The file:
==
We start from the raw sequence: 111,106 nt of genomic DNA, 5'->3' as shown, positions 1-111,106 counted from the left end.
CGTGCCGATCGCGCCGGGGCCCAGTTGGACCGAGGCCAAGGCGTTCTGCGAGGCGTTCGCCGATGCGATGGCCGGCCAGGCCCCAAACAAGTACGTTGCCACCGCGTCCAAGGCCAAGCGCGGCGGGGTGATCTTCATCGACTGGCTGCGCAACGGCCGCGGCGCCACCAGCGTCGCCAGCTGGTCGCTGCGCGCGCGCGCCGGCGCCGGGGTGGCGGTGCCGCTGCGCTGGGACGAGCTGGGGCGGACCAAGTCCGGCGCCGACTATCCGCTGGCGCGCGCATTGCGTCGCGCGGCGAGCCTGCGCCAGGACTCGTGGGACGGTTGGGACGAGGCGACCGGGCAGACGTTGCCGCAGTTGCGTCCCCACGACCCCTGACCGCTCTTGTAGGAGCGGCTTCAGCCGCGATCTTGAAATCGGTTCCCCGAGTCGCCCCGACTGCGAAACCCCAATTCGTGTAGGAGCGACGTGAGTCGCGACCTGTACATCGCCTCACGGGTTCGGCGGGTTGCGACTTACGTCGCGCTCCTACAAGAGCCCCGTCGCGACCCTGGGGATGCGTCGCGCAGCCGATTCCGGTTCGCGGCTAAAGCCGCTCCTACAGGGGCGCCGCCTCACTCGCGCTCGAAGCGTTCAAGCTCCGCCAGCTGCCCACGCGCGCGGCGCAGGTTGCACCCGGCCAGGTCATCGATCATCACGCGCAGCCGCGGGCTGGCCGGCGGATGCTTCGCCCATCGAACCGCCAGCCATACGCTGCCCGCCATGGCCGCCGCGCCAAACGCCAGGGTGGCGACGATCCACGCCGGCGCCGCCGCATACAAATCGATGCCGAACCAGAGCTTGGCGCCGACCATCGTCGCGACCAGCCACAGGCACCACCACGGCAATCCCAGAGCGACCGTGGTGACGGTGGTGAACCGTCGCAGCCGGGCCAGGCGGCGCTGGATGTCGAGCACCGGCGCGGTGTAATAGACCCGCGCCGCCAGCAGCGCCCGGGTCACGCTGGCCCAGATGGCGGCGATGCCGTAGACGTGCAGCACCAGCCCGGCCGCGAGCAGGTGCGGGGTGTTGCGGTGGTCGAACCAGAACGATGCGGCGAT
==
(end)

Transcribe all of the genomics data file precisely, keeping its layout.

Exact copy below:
We start from the raw sequence: 111,106 nt of genomic DNA, 5'->3' as shown, positions 1-111,106 counted from the left end.
CGTGCCGATCGCGCCGGGGCCCAGTTGGACCGAGGCCAAGGCGTTCTGCGAGGCGTTCGCCGATGCGATGGCCGGCCAGGCCCCAAACAAGTACGTTGCCACCGCGTCCAAGGCCAAGCGCGGCGGGGTGATCTTCATCGACTGGCTGCGCAACGGCCGCGGCGCCACCAGCGTCGCCAGCTGGTCGCTGCGCGCGCGCGCCGGCGCCGGGGTGGCGGTGCCGCTGCGCTGGGACGAGCTGGGGCGGACCAAGTCCGGCGCCGACTATCCGCTGGCGCGCGCATTGCGTCGCGCGGCGAGCCTGCGCCAGGACTCGTGGGACGGTTGGGACGAGGCGACCGGGCAGACGTTGCCGCAGTTGCGTCCCCACGACCCCTGACCGCTCTTGTAGGAGCGGCTTCAGCCGCGATCTTGAAATCGGTTCCCCGAGTCGCCCCGACTGCGAAACCCCAATTCGTGTAGGAGCGACGTGAGTCGCGACCTGTACATCGCCTCACGGGTTCGGCGGGTTGCGACTTACGTCGCGCTCCTACAAGAGCCCCGTCGCGACCCTGGGGATGCGTCGCGCAGCCGATTCCGGTTCGCGGCTAAAGCCGCTCCTACAGGGGCGCCGCCTCACTCGCGCTCGAAGCGTTCAAGCTCCGCCAGCTGCCCACGCGCGCGGCGCAGGTTGCACCCGGCCAGGTCATCGATCATCACGCGCAGCCGCGGGCTGGCCGGCGGATGCTTCGCCCATCGAACCGCCAGCCATACGCTGCCCGCCATGGCCGCCGCGCCAAACGCCAGGGTGGCGACGATCCACGCCGGCGCCGCCGCATACAAATCGATGCCGAACCAGAGCTTGGCGCCGACCATCGTCGCGACCAGCCACAGGCACCACCACGGCAATCCCAGAGCGACCGTGGTGACGGTGGTGAACCGTCGCAGCCGGGCCAGGCGGCGCTGGATGTCGAGCACCGGCGCGGTGTAATAGACCCGCGCCGCCAGCAGCGCCCGGGTCACGCTGGCCCAGATGGCGGCGATGCCGTAGACGTGCAGCACCAGCCCGGCCGCGAGCAGGTGCGGGGTGTTGCGGTGGTCGAACCAGAACGATGCGGCGAT